In the face of COVID-19, the different styles of world leaders demonstrates the importance of informed decision making and evidenced communication as the hallmarks of respected leadership. Given the prevalence of coronavirus case analysis in the media, this pandemic has also turned the general public into statistic junkies as part of their couch commentary. No matter our station, data has proven critical to navigating this crisis.
Just as 2020 hit the fast forward button on the pace of digital transformation in many organizations, so too it has supercharged a global data journey in the short space of just a few weeks. We’ve gone from pondering what data is available to how we can automate reporting and insight. We’ve asked for details on where data comes from, through testing. We’ve debated the rules behind it, such as how non hospital deaths are counted. We’ve questioned its integrity, like the positivity rate between countries. We’ve seen countless stories of what this data can tell us from different angles and many pictures to go with it.
We’ve also seen what leaders need from their data in the face of an uncertain future, where heavy decisions have to be made, and fast: scenario simulation. Together with data scientists and academics, epidemiologists and economists have built simulation models that imagine how strategies, measures and resources will play out. Much of this research was instrumental in calling for changes from herd immunity strategies to flatten the curve, or in bringing forward lockdown measures. Scenario simulation helps us paint what different futures might look like – to plan for the worst, hope for the best and decide what to do next.
Visitor attractions find themselves in a similar situation as we prepare for reopening and beyond. As many commentators have pointed out, whether talking of an entire economy or an individual venue – the decision to shutdown – though heavy on the heart, is in a sense, the easy part. Far more challenging is working out when, how and what to reopen again. Just what reopening looks like is full of known unknowns. Front of house ramp up, rolling shutdown risk, capacity limitations, changes to activities, a lack of tourism, changing demographics, demand curves… myriad factors are at play simultaneously. Back of the envelope equations are sufficient to simply stop the bleeding and make fast and sweeping decisions that cut costs – but to align the depth of decisions for operations and spend as we move into an uncertain future, a more complex view is needed.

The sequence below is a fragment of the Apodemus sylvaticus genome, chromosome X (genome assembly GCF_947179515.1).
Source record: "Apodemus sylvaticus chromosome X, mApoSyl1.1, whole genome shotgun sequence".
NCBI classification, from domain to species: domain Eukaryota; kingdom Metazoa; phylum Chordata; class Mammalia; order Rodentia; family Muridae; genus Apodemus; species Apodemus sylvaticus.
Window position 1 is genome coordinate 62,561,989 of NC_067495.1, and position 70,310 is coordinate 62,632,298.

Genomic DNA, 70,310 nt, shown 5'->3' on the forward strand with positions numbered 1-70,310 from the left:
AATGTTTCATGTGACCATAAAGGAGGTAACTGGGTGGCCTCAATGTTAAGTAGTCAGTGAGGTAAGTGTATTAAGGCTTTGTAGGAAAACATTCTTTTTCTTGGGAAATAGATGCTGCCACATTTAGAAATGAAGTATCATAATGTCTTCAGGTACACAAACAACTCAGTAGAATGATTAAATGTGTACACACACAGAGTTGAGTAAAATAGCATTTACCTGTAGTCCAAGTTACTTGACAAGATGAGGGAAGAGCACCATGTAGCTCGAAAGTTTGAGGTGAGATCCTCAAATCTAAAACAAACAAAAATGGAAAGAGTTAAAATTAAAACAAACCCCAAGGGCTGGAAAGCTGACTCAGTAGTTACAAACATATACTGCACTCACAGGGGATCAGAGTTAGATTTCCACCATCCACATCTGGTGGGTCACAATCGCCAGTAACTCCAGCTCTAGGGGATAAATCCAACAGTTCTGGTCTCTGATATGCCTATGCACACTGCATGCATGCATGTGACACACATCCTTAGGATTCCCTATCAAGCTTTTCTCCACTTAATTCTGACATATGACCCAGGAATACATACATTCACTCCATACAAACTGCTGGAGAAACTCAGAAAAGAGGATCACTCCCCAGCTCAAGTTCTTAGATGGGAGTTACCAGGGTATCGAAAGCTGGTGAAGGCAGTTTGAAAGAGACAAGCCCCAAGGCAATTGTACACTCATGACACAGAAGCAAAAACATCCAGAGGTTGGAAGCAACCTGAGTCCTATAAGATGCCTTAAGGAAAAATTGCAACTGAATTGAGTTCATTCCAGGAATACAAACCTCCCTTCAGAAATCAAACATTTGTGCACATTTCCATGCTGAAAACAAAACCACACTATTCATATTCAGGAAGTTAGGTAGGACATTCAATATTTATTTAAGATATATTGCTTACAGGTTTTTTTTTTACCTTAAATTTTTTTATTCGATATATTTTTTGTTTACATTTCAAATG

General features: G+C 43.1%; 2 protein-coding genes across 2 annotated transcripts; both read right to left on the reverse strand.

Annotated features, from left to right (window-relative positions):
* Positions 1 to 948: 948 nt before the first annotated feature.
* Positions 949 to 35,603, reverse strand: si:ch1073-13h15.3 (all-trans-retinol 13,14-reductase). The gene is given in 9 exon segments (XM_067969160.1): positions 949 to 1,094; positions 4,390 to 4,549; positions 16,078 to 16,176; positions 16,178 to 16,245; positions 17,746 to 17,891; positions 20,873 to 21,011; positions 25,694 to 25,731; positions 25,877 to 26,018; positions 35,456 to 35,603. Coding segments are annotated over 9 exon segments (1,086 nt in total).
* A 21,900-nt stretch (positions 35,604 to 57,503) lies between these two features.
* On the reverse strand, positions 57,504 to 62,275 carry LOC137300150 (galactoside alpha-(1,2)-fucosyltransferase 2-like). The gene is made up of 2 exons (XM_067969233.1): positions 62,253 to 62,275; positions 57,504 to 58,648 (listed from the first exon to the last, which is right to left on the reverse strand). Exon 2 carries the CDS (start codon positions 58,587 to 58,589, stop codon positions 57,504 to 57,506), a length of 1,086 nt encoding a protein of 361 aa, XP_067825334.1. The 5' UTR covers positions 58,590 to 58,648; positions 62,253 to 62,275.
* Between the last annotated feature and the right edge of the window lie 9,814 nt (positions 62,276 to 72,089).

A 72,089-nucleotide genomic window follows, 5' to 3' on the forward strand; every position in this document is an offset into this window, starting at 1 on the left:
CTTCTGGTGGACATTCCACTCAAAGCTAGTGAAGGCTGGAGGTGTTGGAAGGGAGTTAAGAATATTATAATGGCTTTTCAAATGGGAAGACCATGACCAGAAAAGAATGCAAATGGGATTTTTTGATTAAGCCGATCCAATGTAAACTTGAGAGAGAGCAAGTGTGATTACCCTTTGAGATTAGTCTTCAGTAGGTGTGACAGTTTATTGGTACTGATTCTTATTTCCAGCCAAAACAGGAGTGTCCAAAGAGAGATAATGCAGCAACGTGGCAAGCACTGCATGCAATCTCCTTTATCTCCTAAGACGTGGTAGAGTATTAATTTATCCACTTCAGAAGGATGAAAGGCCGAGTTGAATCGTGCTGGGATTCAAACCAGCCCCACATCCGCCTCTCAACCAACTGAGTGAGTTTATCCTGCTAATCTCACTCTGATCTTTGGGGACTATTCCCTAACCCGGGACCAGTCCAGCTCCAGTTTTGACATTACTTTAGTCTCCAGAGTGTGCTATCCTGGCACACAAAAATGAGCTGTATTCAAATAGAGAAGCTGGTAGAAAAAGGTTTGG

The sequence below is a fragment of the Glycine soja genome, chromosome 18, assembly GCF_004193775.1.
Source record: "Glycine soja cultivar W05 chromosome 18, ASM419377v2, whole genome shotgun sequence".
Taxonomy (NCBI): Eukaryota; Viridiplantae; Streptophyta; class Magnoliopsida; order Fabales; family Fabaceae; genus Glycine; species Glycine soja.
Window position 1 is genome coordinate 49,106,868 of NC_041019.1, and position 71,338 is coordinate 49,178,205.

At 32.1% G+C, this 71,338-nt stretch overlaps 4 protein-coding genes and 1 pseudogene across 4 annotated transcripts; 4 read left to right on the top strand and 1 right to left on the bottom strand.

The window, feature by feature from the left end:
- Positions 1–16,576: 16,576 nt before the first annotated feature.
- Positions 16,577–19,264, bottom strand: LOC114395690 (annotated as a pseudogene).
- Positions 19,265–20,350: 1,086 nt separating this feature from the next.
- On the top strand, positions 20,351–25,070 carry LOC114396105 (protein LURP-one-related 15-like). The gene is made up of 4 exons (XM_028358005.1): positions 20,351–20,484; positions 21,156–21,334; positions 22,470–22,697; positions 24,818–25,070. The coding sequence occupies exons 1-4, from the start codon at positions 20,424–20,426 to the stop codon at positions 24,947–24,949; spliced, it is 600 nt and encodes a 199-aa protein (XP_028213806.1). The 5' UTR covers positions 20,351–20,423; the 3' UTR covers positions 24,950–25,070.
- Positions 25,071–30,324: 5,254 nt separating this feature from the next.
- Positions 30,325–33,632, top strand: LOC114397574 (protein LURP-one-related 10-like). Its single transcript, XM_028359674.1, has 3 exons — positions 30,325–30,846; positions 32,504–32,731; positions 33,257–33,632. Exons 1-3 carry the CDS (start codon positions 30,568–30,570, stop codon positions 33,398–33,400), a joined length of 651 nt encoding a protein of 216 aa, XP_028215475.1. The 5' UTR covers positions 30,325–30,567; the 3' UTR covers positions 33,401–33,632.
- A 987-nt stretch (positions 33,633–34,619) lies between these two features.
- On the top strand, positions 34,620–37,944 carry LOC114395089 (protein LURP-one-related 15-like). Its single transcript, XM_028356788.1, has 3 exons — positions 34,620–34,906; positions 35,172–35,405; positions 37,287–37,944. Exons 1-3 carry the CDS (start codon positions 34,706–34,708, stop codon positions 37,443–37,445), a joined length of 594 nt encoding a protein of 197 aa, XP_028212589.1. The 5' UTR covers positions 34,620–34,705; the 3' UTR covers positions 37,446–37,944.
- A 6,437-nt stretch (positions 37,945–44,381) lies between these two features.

Scenario simulation can be approached from two directions: either paint various scenarios of assumptions and model the outcome of each, or determine the worst case or floor of various assumptions and model the range of most probable outcomes between them. As time ticks on and more information comes to light, particularly as reopening itself occurs, we can then add more color to these pictures or shift what we consider to be best, worst and most probable. Automating this with a mixture of machine learning and statistical modelling using a combination of your venue’s own data and other inputs means easier, more rapid and granular insight towards planning support and monitoring.
The benefit of time, especially during the quieter lockdown phase, enables us to thoroughly contemplate complex decision sets and pursue a more proactive, strategic plan. This might include creative options such as changes to opening hours and days, self limited capacity for workforce management or purposefully delaying reopening dates to maximize demand opportunity within the bounds of safety and the protections of financial feasibility. It also provides an extended opportunity to calmly communicate a framework to staff of what to expect and how decisions will be enacted, a valuable reprieve in such a fast moving situation.
With such an unpredictable future, there’s a lot of guesswork involved in decision making – but with scenario simulation, these can at least be educated guesses – a scientific hypothesis suggesting probable outcomes based on evidence. Just in the same way we want the leaders of our nations to make decisions by standing in the future, so too we can use simulation to pave the way in this next phase for our visitor attractions.
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